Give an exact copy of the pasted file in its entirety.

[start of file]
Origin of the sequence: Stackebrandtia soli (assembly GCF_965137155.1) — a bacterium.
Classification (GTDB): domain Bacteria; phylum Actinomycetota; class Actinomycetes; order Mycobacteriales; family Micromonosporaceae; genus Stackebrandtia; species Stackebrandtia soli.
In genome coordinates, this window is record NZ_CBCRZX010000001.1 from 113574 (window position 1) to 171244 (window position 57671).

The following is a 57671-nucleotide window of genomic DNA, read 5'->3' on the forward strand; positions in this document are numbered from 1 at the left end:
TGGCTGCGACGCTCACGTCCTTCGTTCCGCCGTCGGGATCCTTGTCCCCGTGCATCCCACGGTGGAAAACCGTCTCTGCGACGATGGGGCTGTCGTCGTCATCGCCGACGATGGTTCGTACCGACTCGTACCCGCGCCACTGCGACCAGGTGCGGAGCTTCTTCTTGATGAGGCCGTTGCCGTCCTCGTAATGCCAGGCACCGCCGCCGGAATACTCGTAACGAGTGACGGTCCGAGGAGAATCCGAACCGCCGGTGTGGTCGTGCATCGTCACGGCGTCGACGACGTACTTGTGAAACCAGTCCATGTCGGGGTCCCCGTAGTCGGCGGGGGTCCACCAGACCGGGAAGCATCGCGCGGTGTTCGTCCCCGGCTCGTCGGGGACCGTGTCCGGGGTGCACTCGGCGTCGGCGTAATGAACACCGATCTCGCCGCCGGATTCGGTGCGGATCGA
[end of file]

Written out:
Origin of the sequence: Stackebrandtia soli (assembly GCF_965137155.1) — a bacterium.
Classification (GTDB): domain Bacteria; phylum Actinomycetota; class Actinomycetes; order Mycobacteriales; family Micromonosporaceae; genus Stackebrandtia; species Stackebrandtia soli.
In genome coordinates, this window is record NZ_CBCRZX010000001.1 from 113574 (window position 1) to 171244 (window position 57671).

The following is a 57671-nucleotide window of genomic DNA, read 5'->3' on the forward strand; positions in this document are numbered from 1 at the left end:
TGGCTGCGACGCTCACGTCCTTCGTTCCGCCGTCGGGATCCTTGTCCCCGTGCATCCCACGGTGGAAAACCGTCTCTGCGACGATGGGGCTGTCGTCGTCATCGCCGACGATGGTTCGTACCGACTCGTACCCGCGCCACTGCGACCAGGTGCGGAGCTTCTTCTTGATGAGGCCGTTGCCGTCCTCGTAATGCCAGGCACCGCCGCCGGAATACTCGTAACGAGTGACGGTCCGAGGAGAATCCGAACCGCCGGTGTGGTCGTGCATCGTCACGGCGTCGACGACGTACTTGTGAAACCAGTCCATGTCGGGGTCCCCGTAGTCGGCGGGGGTCCACCAGACCGGGAAGCATCGCGCGGTGTTCGTCCCCGGCTCGTCGGGGACCGTGTCCGGGGTGCACTCGGCGTCGGCGTAATGAACACCGATCTCGCCGCCGGATTCGGTGCGGATCGA